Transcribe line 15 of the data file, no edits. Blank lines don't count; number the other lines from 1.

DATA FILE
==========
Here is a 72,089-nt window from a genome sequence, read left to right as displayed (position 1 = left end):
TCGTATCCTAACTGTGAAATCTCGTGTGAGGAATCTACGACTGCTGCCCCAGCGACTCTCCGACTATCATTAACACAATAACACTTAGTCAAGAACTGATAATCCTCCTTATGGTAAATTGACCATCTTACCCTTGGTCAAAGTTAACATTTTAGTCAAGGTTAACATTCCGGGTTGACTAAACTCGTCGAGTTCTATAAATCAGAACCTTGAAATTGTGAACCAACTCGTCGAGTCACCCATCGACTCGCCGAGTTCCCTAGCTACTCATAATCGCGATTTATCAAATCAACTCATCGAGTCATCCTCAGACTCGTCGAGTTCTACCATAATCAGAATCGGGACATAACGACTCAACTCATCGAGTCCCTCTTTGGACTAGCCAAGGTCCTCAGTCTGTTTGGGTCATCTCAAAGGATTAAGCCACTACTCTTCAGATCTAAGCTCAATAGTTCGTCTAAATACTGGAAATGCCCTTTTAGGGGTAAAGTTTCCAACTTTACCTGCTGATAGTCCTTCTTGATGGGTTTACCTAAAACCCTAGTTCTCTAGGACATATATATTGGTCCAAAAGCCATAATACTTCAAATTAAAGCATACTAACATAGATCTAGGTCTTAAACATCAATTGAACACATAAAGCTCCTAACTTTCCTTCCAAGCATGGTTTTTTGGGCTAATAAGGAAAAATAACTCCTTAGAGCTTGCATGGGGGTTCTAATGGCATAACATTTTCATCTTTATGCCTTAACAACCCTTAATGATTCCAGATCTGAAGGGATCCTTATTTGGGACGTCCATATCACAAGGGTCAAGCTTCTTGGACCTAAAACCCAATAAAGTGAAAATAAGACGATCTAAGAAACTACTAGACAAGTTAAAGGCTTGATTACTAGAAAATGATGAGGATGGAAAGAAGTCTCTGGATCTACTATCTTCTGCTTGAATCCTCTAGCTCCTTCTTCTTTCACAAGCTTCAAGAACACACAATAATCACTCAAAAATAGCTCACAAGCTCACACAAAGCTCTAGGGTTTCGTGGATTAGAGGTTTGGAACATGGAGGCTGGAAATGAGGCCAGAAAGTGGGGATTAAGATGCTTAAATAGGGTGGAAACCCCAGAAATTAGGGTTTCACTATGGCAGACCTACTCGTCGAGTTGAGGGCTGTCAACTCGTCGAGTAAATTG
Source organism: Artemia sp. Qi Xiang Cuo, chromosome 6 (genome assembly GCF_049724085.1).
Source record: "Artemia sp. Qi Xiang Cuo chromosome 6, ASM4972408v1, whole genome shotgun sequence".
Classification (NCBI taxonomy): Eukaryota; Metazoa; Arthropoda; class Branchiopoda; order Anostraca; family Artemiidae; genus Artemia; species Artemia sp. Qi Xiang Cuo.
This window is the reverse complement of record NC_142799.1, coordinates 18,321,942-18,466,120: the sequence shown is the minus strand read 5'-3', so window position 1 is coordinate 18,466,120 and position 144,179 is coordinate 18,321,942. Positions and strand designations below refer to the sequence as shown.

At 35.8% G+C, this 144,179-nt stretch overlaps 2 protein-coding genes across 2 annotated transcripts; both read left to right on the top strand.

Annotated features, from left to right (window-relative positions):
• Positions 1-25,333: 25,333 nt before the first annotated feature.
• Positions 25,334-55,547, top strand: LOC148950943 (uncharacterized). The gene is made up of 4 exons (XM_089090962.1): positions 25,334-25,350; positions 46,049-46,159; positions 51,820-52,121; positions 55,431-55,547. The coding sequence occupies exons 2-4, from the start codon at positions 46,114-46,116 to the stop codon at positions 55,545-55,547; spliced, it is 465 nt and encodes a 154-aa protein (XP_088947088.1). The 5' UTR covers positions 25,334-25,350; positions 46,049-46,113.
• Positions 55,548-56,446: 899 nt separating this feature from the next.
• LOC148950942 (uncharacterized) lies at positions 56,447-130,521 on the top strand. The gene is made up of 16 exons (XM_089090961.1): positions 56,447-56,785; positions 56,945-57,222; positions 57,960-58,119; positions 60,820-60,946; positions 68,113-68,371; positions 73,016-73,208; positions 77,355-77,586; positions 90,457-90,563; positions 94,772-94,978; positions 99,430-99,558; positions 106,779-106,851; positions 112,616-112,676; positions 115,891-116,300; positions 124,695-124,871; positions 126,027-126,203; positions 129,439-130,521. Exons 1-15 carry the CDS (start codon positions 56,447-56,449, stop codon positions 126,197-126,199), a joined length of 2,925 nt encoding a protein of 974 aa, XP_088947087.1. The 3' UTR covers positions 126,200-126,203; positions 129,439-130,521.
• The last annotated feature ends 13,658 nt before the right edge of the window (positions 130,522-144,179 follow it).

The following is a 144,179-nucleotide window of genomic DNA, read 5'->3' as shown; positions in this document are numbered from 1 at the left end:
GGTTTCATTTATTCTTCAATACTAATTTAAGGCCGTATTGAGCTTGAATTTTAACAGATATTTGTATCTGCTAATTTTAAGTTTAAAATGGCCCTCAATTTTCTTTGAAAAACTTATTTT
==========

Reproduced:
GGTTTCATTTATTCTTCAATACTAATTTAAGGCCGTATTGAGCTTGAATTTTAACAGATATTTGTATCTGCTAATTTTAAGTTTAAAATGGCCCTCAATTTTCTTTGAAAAACTTATTTT